Reinforcing the obvious programmatic nature of this set, Respighi provided texts as forewords in each score, outlining his "sentiments and visions". These provide the general environment of the setting, time of day, even the prevailing weather and details such as passing cow herds and type of birdsong. Visions of the Eternal City's mythological and historical past are also evoked, such as naiads, tritons and even the Imperial Roman army. The ingenuity with which this Respighi's pictorialism is depicted in orchestral terms is remarkable; his scoring includes many additional instruments, such as a carillon, tubular bells, celeste, two harps, two pianos,an obbligato organ with 32' pipes and a mandolin. Famously, there is also a part for a singing Nightingale (even with its gramophone record number listed in the score!). BIS have replaced this with a modern digital version, but it is rather distant and fails to make its mark as usually expected - one of the few misjudgements in this recording.
Most unusual in the Trilogy's instrumentarium are six "Buccini" (which is Italian for a Roman horn, a reflexed tube a dozen feet long, not unlike the ancient "lur" from the Danish Bronze Age). The Buccina is only known from brief mentions in Roman texts or possible depictions in carvings. Although Respighi writes parts for three pairs at different pitches, there is no possibility that the real Buccina could play the composer's melody parts; they would have been restricted to a specific harmonic series, being of course valveless. Clearly this is a poetic device of Resphigi's to make conductors and players aware of his attempt to evoke the approach of the Roman Army. In fact, the score suggests pairs of "Flicorno" (Flugelhorns) at soprano and tenor pitches with euphoniums taking the bass part.
These tone poems are demanding works for both orchestra and conductor, not to mention for recording engineers. Indeed, despite the popularity of the music, there are relatively few recorded performances where everything comes together with dazzling success. This disc is one of them. Neschling and the SPSO have achieved a rapport during his period as directorship and principal conductorship from 1997-2009 which has clearly been demonstrated in their recent recordings, and the BIS team have had time to master the fine acoustics of the Sala São Paulo, so they capture the orchestra's sound with stunning concert-like realism and a formidably wide dynamic range.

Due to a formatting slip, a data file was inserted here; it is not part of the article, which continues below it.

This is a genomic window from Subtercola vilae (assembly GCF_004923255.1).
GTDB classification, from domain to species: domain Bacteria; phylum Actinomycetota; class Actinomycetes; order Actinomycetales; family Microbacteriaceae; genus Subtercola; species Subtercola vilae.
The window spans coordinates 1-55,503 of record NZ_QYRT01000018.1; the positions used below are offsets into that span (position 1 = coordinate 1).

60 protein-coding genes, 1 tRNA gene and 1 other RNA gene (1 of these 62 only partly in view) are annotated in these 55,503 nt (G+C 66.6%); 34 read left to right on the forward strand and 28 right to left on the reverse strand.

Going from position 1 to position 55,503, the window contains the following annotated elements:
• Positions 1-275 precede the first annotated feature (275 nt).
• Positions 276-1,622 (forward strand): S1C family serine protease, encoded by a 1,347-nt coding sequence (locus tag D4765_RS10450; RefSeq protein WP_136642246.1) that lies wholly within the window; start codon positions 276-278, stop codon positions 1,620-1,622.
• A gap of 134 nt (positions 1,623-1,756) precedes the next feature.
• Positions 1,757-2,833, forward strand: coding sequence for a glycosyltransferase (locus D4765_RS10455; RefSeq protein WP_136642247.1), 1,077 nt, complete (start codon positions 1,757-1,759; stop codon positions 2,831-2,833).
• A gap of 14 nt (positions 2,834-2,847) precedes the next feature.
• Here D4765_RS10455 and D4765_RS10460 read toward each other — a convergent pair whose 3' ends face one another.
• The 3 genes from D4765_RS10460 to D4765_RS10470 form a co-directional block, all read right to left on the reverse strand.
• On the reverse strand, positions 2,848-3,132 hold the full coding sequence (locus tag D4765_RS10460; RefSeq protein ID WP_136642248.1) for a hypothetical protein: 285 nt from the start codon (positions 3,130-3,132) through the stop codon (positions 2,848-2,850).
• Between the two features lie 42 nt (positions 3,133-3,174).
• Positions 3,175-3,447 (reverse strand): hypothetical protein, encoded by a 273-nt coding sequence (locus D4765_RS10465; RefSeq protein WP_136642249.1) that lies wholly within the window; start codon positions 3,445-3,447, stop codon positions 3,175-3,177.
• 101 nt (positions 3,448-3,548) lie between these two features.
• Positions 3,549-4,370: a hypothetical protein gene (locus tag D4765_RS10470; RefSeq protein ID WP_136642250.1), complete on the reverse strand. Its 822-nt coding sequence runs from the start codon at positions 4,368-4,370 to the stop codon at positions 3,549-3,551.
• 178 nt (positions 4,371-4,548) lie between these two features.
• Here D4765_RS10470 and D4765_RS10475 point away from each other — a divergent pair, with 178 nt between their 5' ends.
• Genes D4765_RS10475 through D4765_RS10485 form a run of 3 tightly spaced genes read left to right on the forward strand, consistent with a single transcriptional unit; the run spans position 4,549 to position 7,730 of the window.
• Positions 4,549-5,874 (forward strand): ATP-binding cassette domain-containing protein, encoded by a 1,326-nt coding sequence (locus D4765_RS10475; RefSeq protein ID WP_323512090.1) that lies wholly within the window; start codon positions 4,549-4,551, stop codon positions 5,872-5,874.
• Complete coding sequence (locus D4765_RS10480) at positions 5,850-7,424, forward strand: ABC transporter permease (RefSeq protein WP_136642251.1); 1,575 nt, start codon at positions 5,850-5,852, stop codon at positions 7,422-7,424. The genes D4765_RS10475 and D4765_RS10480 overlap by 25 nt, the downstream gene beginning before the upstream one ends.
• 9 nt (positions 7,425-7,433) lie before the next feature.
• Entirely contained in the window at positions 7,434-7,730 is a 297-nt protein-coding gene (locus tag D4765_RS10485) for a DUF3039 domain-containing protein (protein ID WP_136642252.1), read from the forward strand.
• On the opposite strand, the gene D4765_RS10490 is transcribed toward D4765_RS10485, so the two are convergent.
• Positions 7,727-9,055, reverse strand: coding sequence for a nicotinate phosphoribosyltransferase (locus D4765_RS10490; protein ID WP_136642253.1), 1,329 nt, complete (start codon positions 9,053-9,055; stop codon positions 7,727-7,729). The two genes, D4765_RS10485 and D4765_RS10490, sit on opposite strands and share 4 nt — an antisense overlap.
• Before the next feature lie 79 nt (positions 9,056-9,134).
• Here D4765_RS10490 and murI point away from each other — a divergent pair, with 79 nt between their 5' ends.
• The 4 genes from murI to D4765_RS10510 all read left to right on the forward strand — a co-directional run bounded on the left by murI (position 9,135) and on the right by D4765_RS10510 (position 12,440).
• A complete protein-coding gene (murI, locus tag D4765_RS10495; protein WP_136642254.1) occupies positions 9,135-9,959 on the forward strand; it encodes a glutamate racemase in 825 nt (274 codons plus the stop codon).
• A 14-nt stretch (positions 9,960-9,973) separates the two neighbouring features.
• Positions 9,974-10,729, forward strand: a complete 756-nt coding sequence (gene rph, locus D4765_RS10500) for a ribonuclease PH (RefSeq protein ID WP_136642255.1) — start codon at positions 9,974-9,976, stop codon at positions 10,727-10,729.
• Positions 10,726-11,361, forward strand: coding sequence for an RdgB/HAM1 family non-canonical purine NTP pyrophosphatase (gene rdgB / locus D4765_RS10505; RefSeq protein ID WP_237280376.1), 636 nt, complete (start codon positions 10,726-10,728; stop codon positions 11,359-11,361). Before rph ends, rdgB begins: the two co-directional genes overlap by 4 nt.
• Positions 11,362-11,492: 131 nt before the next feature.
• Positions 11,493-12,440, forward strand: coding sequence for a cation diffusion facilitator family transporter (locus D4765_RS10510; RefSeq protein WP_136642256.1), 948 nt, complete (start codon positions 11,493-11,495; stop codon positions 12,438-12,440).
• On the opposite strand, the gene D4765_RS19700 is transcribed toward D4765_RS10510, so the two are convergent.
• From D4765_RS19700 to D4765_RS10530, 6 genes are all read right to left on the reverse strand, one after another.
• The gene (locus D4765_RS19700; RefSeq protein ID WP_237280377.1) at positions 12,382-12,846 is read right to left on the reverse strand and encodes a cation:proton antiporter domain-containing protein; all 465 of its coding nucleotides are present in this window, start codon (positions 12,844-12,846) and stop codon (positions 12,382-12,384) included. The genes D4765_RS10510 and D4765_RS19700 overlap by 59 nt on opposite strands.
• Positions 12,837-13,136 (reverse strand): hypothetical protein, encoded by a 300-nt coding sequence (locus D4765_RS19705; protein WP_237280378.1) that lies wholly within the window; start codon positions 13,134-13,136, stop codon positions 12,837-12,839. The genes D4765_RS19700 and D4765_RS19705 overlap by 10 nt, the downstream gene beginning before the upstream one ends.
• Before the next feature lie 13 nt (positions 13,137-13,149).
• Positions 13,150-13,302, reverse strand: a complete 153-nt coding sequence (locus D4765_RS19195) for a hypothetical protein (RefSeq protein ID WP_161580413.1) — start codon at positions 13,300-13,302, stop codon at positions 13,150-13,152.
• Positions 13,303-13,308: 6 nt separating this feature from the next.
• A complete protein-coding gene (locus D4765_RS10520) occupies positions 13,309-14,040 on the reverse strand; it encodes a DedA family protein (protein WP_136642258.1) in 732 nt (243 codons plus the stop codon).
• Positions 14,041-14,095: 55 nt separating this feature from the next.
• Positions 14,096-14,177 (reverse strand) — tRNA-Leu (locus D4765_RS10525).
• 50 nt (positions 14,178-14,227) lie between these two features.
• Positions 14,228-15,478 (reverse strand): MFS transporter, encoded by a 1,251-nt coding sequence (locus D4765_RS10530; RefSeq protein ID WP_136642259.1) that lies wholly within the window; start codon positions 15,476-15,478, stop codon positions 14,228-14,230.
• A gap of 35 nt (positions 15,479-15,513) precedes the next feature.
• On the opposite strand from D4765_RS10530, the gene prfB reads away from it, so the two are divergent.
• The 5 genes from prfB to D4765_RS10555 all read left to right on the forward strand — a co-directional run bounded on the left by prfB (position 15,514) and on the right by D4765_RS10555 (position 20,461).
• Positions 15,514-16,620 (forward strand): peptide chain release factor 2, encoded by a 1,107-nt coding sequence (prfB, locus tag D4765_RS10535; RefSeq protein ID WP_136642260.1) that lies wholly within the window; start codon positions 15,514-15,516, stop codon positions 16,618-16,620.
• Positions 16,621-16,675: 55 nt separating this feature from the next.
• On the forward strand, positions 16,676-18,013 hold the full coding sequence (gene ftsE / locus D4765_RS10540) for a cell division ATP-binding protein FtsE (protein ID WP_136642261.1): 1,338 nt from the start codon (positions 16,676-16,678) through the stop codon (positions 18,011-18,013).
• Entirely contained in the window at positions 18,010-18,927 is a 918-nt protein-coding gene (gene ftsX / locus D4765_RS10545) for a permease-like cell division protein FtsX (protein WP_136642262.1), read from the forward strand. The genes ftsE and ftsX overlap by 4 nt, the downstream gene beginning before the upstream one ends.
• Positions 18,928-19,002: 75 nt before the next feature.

From the ravishingly soft carpet of sound from muted strings and a timeless high violin harmonic at the opening of The Fountains of Rome to the almost orgiastic celebration of the Epiphany in the Piazza Navona at the end of the Trilogy, Neschling takes us on a gripping musical journey through the history of Rome, as compelling as the best I have heard. Every detail mentioned by Respighi in his programme notes is depicted intelligently and expertly by the orchestra, with marvellous transitions between animation and repose. The secure pacing and sheer tension of Respighi's ground-breaking extended climaxes are rendered with astonishing effect, particularly in the Pines of the Appian Way, where the unstoppable tread of the Roman army brings us the brazen conclusion of threat combined with triumphal grandeur. Here, as in the final climax of Roman Festivals, the extra brass gradually extend from the stage down the sides of the listening space to the rear speakers, a thrilling effect for those blessed with multichannel equipment.
This, therefore, is to my ears a very distinguished and coherent Roman Trilogy. Neschling draws together the individual tone poems in a way which almost makes it impossible to play them separately. In particular he finally lays to rest the dogma that "Roman Festivals" is an inferior work by lighting it up from within with loving character detail, rhythmic élan and orchestral splendour, so that it provides an inevitable conclusion to the Trilogy (a similar refurbishing has been recently presented by Pappano on RBCD).
A must-have for Respighi admirers and those who relish superb orchestral sound. Accompanied by attractive, appropriate artwork and an impeccable set of detailed programme notes by Jean-Pascal Vachon, what more could a collector want?
Copyright © 2011 John Miller and HRAudio.net